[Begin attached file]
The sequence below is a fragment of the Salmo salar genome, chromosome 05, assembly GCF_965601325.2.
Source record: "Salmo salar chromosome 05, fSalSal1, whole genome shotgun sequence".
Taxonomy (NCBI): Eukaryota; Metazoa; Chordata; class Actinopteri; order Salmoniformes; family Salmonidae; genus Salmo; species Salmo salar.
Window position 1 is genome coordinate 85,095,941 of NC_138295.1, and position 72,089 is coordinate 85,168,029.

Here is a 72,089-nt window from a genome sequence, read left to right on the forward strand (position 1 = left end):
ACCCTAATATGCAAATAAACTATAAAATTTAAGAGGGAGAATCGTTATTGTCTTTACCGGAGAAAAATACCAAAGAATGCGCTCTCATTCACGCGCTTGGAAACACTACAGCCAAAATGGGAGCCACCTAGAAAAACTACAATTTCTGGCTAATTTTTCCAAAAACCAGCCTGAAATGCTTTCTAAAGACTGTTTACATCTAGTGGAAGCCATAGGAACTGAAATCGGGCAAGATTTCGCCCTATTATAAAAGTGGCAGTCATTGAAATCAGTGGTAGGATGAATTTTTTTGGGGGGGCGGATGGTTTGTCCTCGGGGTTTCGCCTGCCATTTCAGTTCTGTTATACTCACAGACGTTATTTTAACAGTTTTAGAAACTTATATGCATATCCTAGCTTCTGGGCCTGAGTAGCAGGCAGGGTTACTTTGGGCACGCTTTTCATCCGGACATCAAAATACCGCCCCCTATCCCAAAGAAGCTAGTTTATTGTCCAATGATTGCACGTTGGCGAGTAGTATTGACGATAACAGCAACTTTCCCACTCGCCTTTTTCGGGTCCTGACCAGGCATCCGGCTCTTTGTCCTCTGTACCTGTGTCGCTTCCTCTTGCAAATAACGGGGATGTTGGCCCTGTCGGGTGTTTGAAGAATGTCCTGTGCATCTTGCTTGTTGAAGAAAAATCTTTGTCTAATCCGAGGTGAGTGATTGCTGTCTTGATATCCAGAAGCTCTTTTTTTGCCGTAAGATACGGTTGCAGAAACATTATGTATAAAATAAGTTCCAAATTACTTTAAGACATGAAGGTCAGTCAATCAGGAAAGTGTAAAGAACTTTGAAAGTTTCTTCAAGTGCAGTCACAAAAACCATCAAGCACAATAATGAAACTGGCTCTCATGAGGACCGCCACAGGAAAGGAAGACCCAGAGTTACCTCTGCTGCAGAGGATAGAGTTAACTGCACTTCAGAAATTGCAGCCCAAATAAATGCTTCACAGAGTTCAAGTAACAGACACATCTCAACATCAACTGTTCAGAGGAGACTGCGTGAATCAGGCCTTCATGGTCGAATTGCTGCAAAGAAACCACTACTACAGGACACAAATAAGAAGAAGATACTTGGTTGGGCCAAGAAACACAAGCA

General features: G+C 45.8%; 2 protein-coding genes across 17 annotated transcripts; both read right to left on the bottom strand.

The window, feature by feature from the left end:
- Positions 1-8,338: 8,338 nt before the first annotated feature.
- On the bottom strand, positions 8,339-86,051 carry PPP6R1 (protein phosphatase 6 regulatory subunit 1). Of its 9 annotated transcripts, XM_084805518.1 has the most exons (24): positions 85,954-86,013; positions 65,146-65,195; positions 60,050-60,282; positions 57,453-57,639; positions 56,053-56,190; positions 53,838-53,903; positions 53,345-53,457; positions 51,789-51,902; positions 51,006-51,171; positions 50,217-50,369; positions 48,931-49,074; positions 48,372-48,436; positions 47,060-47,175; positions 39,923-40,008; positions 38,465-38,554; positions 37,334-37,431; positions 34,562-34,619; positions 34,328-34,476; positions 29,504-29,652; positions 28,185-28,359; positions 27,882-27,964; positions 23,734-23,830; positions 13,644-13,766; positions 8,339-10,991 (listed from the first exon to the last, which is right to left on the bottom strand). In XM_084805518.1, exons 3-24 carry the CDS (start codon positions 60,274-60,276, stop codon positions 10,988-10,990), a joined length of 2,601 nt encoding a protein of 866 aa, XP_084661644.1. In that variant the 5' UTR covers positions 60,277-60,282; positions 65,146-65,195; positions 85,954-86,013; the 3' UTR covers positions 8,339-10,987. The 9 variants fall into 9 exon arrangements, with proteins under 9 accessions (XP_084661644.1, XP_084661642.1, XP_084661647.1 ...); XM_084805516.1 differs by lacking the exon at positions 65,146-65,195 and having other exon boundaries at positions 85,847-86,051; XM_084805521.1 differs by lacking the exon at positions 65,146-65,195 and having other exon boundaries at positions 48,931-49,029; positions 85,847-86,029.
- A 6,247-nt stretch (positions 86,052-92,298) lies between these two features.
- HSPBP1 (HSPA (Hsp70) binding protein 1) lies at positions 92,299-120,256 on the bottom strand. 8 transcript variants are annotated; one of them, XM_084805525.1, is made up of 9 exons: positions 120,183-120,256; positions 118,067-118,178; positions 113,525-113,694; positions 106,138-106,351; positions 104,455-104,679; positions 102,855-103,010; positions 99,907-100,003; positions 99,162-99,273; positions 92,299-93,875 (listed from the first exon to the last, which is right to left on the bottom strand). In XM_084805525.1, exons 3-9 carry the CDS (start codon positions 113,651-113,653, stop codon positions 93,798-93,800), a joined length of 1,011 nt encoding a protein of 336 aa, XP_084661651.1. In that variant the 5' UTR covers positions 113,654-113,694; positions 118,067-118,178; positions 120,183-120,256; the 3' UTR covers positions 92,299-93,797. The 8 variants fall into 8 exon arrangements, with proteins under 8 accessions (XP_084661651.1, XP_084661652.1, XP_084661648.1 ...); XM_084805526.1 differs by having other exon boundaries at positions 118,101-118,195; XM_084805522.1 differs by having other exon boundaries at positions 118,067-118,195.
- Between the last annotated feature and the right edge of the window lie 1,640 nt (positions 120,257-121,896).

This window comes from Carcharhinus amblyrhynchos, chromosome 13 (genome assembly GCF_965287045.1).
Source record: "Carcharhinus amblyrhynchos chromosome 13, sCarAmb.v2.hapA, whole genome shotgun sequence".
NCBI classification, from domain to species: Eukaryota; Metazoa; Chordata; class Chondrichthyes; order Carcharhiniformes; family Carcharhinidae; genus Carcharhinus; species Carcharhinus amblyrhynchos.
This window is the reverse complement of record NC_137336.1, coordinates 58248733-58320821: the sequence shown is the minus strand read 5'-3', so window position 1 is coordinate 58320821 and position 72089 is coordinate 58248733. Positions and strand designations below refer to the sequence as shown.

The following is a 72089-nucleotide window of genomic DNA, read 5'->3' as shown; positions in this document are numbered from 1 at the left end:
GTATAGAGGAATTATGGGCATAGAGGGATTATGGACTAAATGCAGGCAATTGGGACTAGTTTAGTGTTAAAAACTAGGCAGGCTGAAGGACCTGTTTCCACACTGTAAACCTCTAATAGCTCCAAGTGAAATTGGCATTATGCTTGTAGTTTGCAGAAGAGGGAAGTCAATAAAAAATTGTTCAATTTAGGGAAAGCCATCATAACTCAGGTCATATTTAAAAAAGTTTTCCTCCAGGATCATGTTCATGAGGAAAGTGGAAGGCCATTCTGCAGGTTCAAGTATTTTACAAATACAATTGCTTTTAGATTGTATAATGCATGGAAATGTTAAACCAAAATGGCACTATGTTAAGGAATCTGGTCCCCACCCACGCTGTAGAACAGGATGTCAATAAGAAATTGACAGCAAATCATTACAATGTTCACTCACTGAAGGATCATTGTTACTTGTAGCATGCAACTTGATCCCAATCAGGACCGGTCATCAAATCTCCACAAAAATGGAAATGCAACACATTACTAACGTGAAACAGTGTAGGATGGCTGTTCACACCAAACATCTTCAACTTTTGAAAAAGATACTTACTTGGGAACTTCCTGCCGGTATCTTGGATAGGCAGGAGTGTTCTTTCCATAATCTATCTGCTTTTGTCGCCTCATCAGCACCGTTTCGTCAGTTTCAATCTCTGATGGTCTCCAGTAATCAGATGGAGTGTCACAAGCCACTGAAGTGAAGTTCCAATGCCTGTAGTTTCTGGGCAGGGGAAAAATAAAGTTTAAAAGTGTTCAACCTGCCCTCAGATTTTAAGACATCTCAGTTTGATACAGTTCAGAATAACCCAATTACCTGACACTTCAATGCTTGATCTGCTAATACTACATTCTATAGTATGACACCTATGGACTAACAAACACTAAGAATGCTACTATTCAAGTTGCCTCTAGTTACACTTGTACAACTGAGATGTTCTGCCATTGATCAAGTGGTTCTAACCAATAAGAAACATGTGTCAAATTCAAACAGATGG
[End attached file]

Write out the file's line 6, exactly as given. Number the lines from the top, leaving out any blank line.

ACCCTAATATGCAAATAAACTATAAAATTTAAGAGGGAGAATCGTTATTGTCTTTACCGGAGAAAAATACCAAAGAATGCGCTCTCATTCACGCGCTTGGAAACACTACAGCCAAAATGGGAGCCACCTAGAAAAACTACAATTTCTGGCTAATTTTTCCAAAAACCAGCCTGAAATGCTTTCTAAAGACTGTTTACATCTAGTGGAAGCCATAGGAACTGAAATCGGGCAAGATTTCGCCCTATTATAAAAGTGGCAGTCATTGAAATCAGTGGTAGGATGAATTTTTTTGGGGGGGCGGATGGTTTGTCCTCGGGGTTTCGCCTGCCATTTCAGTTCTGTTATACTCACAGACGTTATTTTAACAGTTTTAGAAACTTATATGCATATCCTAGCTTCTGGGCCTGAGTAGCAGGCAGGGTTACTTTGGGCACGCTTTTCATCCGGACATCAAAATACCGCCCCCTATCCCAAAGAAGCTAGTTTATTGTCCAATGATTGCACGTTGGCGAGTAGTATTGACGATAACAGCAACTTTCCCACTCGCCTTTTTCGGGTCCTGACCAGGCATCCGGCTCTTTGTCCTCTGTACCTGTGTCGCTTCCTCTTGCAAATAACGGGGATGTTGGCCCTGTCGGGTGTTTGAAGAATGTCCTGTGCATCTTGCTTGTTGAAGAAAAATCTTTGTCTAATCCGAGGTGAGTGATTGCTGTCTTGATATCCAGAAGCTCTTTTTTTGCCGTAAGATACGGTTGCAGAAACATTATGTATAAAATAAGTTCCAAATTACTTTAAGACATGAAGGTCAGTCAATCAGGAAAGTGTAAAGAACTTTGAAAGTTTCTTCAAGTGCAGTCACAAAAACCATCAAGCACAATAATGAAACTGGCTCTCATGAGGACCGCCACAGGAAAGGAAGACCCAGAGTTACCTCTGCTGCAGAGGATAGAGTTAACTGCACTTCAGAAATTGCAGCCCAAATAAATGCTTCACAGAGTTCAAGTAACAGACACATCTCAACATCAACTGTTCAGAGGAGACTGCGTGAATCAGGCCTTCATGGTCGAATTGCTGCAAAGAAACCACTACTACAGGACACAAATAAGAAGAAGATACTTGGTTGGGCCAAGAAACACAAGCA